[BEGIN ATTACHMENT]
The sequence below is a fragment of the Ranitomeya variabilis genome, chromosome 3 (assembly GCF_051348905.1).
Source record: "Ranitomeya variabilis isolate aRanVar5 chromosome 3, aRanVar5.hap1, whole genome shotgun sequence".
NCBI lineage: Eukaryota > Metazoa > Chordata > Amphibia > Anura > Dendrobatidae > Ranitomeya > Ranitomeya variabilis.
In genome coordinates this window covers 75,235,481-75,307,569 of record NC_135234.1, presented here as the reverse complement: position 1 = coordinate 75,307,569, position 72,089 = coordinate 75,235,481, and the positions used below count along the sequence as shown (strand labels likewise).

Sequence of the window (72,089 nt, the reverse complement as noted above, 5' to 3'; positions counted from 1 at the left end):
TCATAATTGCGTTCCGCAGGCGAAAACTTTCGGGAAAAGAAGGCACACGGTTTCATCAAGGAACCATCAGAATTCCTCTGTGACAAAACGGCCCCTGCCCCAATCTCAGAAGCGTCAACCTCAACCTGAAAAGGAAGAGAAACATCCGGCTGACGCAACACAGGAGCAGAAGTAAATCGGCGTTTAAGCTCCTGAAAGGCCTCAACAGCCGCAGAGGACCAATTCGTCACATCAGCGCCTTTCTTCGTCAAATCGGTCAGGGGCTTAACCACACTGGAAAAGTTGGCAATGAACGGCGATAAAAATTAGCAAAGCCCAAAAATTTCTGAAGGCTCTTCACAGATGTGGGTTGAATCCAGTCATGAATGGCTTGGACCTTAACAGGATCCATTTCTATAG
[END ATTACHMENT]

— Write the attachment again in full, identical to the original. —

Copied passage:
The sequence below is a fragment of the Ranitomeya variabilis genome, chromosome 3 (assembly GCF_051348905.1).
Source record: "Ranitomeya variabilis isolate aRanVar5 chromosome 3, aRanVar5.hap1, whole genome shotgun sequence".
NCBI lineage: Eukaryota > Metazoa > Chordata > Amphibia > Anura > Dendrobatidae > Ranitomeya > Ranitomeya variabilis.
In genome coordinates this window covers 75,235,481-75,307,569 of record NC_135234.1, presented here as the reverse complement: position 1 = coordinate 75,307,569, position 72,089 = coordinate 75,235,481, and the positions used below count along the sequence as shown (strand labels likewise).

Sequence of the window (72,089 nt, the reverse complement as noted above, 5' to 3'; positions counted from 1 at the left end):
TCATAATTGCGTTCCGCAGGCGAAAACTTTCGGGAAAAGAAGGCACACGGTTTCATCAAGGAACCATCAGAATTCCTCTGTGACAAAACGGCCCCTGCCCCAATCTCAGAAGCGTCAACCTCAACCTGAAAAGGAAGAGAAACATCCGGCTGACGCAACACAGGAGCAGAAGTAAATCGGCGTTTAAGCTCCTGAAAGGCCTCAACAGCCGCAGAGGACCAATTCGTCACATCAGCGCCTTTCTTCGTCAAATCGGTCAGGGGCTTAACCACACTGGAAAAGTTGGCAATGAACGGCGATAAAAATTAGCAAAGCCCAAAAATTTCTGAAGGCTCTTCACAGATGTGGGTTGAATCCAGTCATGAATGGCTTGGACCTTAACAGGATCCATTTCTATAG